Security Incident Procedure

Security Incident Procedure

This procedure establishes a graduated disciplinary response to security violations in accordance with U.S. Department of Defense regulations and the University's security agreement with the Department of Defense.
Effective Date:
Responsible Party:
None Assigned
Administrative Category:
Applies To:
Faculty, Staff, Students
Material Original Source:

University of Alabama at Birmingham 

Security Incident Procedure 

June 22, 2010


This document establishes a Security Incident Procedure which includes a graduated scale of disciplinary actions.  Its purpose is to enhance the protection of classified information, materials, equipment, or areas by identifying, evaluating, and assigning responsibility for breaches of security associated with the aforementioned items.  A graduated scale of disciplinary actions is required under section 1-304 of the National Industrial Security Program Operating Manual (NISPOM), DOD 5220.22-M, February 28, 2006, Chapter 1 (, to which The University of Alabama at Birmingham agreed to abide by signing a security agreement, Form DD-441, with the U.S. Department of Defense (DOD).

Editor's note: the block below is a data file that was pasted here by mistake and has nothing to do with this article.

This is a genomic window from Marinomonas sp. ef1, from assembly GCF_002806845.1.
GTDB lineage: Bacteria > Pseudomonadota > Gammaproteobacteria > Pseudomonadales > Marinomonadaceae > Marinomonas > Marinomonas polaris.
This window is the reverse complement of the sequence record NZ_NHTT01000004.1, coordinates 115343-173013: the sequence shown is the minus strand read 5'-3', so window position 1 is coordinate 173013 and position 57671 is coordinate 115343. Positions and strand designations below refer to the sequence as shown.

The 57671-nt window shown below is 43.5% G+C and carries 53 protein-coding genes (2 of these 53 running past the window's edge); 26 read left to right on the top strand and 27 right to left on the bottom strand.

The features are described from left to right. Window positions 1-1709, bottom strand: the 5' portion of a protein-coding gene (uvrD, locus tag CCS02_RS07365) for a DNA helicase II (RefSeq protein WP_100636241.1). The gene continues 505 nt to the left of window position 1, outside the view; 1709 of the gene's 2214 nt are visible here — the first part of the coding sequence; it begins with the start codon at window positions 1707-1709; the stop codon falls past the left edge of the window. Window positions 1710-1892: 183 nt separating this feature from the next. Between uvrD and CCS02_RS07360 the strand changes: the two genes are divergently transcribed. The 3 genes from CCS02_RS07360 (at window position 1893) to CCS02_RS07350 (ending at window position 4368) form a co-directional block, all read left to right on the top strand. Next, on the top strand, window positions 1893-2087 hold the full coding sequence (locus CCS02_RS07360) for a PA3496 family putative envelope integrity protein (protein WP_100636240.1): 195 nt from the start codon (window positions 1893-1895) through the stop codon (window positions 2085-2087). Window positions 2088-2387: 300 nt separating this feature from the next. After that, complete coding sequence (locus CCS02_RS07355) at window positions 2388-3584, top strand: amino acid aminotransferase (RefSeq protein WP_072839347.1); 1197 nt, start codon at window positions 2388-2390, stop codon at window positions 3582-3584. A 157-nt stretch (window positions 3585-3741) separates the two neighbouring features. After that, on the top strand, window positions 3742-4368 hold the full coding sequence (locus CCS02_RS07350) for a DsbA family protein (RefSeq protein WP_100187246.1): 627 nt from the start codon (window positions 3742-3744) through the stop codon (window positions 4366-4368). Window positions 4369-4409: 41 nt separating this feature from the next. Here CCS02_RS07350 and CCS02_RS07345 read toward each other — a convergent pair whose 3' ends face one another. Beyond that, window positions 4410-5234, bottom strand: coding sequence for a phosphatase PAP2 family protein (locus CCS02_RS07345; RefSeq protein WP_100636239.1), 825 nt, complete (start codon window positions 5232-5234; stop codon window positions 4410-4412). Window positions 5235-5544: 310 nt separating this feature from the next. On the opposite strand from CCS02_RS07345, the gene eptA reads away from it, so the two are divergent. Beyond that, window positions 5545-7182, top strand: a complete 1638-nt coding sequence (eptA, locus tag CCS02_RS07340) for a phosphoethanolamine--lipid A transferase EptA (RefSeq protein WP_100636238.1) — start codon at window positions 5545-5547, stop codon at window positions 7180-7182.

The following procedure applies to all personnel who possess a U.S. Government security clearance under University of Alabama at Birmingham sponsorship (also known as Key Management Personnel).


The significance of a security incident does not depend upon whether information was actually compromised.  It depends upon the intentions and attitudes of the individual who committed the violation.  Ability and willingness to follow the rules for protection of classified information is a prerequisite for maintaining a security clearance.  Although accidental and infrequent infractions or minor violations are to be expected, deliberate or repeated failure to follow the rules is definitely not.  It may be a symptom of underlying attitudes, emotional, or personality problems that are a serious security concern.


The following behaviors are of particular concern and may affect your security clearance: 

  • A pattern of routine security violations due to inattention, carelessness, or a cynical attitude toward security discipline.

  • Taking classified information home, ostensibly to work on it at home, or carrying it while in a travel status without proper authorization.  

  • Prying into projects or activities for which the person does not have (or no longer has) a need to know.  This includes requests for classified publications from reference libraries without a valid need to know, or any attempt to gain unauthorized access to computer systems, information, or databases.